The Incubation Phase: The Third Step in Creative Problem Solving

It is only ideas gained from walking that have any worth.”

Friedrich Nietzsche

If you have been following my posts, you know I have been writing for the past several weeks about the creative problem-solving process.  In the previous three posts, I made a case for the importance of creative problem-solving in the entrepreneurial journey and outlined the first two steps:  gathering raw material and the mental digestive process. The process that I am sharing in this series was chronicled by James Webb Young in his book, A Technique for Producing Ideas. In those earlier posts, readers who are interested in building their creative problem-solving skills were encouraged to adopt a curious and open mindset that leads to seeking out information that is both specific to the problem and general in nature and to use a journal to keep track of ideas and information gathered through that process.

Over many years of practice, study and teaching, I have come to believe that these first two steps are the foundation for success as a creative, and that making these two processes a part of daily life, can greatly enhance skills associated with finding creative and innovative solutions.  Much like gardening, these steps are the planting of seeds that, when watered and left to grow, can yield tremendous results.  But, as with the garden, the planting of seeds is not the end of the process.  There is much more to the process, and in some ways, it is the third step of the process where we set the stage for the magic of the 4th step.  But for now, we will hold off on the magic and explore the third step of the process described by Webb Young.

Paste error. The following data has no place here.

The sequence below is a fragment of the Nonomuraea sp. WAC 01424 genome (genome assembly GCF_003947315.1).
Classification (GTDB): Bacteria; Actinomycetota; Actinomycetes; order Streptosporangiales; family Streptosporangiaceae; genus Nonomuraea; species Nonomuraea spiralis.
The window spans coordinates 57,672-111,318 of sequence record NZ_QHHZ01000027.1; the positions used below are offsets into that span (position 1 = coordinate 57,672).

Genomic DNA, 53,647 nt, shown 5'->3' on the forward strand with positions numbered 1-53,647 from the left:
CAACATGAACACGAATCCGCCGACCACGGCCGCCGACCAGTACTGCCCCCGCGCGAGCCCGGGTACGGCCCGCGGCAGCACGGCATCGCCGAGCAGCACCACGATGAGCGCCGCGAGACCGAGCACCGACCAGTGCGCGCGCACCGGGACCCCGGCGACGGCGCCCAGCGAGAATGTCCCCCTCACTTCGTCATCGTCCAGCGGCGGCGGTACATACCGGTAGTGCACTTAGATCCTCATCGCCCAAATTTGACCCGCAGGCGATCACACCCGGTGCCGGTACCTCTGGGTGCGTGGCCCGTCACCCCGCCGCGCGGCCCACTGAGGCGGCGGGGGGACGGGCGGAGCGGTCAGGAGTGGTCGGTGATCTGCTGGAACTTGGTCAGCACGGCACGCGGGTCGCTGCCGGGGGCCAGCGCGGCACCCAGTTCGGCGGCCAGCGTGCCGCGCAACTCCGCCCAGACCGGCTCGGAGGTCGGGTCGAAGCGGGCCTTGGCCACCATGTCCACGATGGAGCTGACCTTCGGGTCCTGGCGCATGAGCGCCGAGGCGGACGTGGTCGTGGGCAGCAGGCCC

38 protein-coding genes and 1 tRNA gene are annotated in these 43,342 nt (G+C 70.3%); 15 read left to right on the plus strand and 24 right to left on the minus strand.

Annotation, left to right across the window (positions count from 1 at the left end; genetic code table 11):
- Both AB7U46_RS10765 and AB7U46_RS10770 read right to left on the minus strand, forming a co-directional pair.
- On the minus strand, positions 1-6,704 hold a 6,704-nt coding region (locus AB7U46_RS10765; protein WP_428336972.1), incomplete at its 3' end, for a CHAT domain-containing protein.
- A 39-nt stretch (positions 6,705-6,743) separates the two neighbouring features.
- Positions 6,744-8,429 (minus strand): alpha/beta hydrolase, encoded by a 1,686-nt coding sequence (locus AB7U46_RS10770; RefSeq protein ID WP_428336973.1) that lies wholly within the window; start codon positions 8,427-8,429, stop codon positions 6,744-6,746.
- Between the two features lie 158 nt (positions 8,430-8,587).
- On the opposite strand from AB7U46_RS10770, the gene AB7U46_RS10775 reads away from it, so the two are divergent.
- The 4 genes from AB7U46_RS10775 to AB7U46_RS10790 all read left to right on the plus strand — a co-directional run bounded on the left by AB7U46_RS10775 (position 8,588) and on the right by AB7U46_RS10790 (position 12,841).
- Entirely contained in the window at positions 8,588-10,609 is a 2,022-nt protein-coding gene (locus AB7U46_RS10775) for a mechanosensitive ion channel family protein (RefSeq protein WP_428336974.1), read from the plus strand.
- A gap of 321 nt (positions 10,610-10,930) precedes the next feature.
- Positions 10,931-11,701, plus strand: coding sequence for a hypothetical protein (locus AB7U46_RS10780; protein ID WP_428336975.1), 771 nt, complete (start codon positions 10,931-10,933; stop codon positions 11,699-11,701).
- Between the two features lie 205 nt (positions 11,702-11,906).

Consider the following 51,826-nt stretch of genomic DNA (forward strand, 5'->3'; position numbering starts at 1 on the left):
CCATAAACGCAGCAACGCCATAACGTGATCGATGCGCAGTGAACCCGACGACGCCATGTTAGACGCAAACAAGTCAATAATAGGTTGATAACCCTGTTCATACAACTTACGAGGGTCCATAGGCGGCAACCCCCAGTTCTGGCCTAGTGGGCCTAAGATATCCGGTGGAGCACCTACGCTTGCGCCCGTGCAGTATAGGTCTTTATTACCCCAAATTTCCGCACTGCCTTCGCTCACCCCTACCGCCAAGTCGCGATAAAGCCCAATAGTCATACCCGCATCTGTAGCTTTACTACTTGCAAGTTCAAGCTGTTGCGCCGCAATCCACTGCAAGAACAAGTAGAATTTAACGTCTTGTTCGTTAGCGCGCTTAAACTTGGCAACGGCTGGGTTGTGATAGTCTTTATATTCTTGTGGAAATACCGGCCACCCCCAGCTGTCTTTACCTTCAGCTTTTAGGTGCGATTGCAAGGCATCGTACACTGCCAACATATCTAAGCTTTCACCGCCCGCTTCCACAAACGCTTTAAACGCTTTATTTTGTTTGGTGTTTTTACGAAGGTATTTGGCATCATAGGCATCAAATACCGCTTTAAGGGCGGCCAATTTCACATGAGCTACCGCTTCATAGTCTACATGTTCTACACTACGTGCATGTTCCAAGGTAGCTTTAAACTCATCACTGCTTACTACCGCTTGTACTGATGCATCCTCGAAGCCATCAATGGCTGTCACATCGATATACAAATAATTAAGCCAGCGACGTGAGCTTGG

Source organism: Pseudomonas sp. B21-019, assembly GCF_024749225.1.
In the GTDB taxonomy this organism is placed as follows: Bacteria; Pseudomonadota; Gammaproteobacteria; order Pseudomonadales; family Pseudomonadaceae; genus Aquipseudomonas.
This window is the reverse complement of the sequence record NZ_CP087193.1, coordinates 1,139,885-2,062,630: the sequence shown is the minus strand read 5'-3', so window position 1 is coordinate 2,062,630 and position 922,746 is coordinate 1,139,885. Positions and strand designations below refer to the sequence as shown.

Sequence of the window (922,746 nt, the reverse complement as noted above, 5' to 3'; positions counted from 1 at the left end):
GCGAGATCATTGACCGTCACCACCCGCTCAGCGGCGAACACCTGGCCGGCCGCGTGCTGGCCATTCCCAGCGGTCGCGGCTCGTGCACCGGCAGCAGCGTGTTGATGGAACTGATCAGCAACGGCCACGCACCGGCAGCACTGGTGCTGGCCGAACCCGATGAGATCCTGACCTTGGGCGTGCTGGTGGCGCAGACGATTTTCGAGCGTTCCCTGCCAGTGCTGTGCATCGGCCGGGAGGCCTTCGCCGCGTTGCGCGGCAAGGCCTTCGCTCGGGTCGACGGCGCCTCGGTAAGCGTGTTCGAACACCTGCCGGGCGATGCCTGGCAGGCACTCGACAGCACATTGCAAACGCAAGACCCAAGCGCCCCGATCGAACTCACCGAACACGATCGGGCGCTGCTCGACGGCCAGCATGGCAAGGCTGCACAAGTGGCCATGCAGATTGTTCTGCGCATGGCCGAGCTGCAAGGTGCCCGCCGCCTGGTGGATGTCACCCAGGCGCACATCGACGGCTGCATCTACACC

After you have clearly defined your problem, gathered raw material and given extensive consideration to potential ideas, connections and solutions, you must then make a conscious effort to drop the project and put it out of your mind as completely as you can.  At this point, you actually make no direct effort toward finding a solution, because remember, you have pushed your thinking on the subject as far as possible in the second step.  Interestingly, this third step, the one where you don’t keep pushing and working on the solution is, in some ways, one of the hardest for most people because most of us want closure.  We feel uncomfortable with uncertainty and having an answer, any answer, is sometimes preferred to getting the most creative and innovative answer.  And this is especially true for entrepreneurs where there is often a sense of urgency and where that impatience has been of great service to the entrepreneur’s ability to get ahead of competition and take advantage of changing markets.  However, to truly find creative solutions, those that could lead to dramatic change and competitive advantage, this third step is required.  

In fact, most of us have already experienced this step in our lives many times. For example, have you ever had the experience of losing something – car keys, an important document or household item – and only find it when we stop looking for the item?  If so, then you have experienced incubation, the process of letting go to allow the answer to emerge.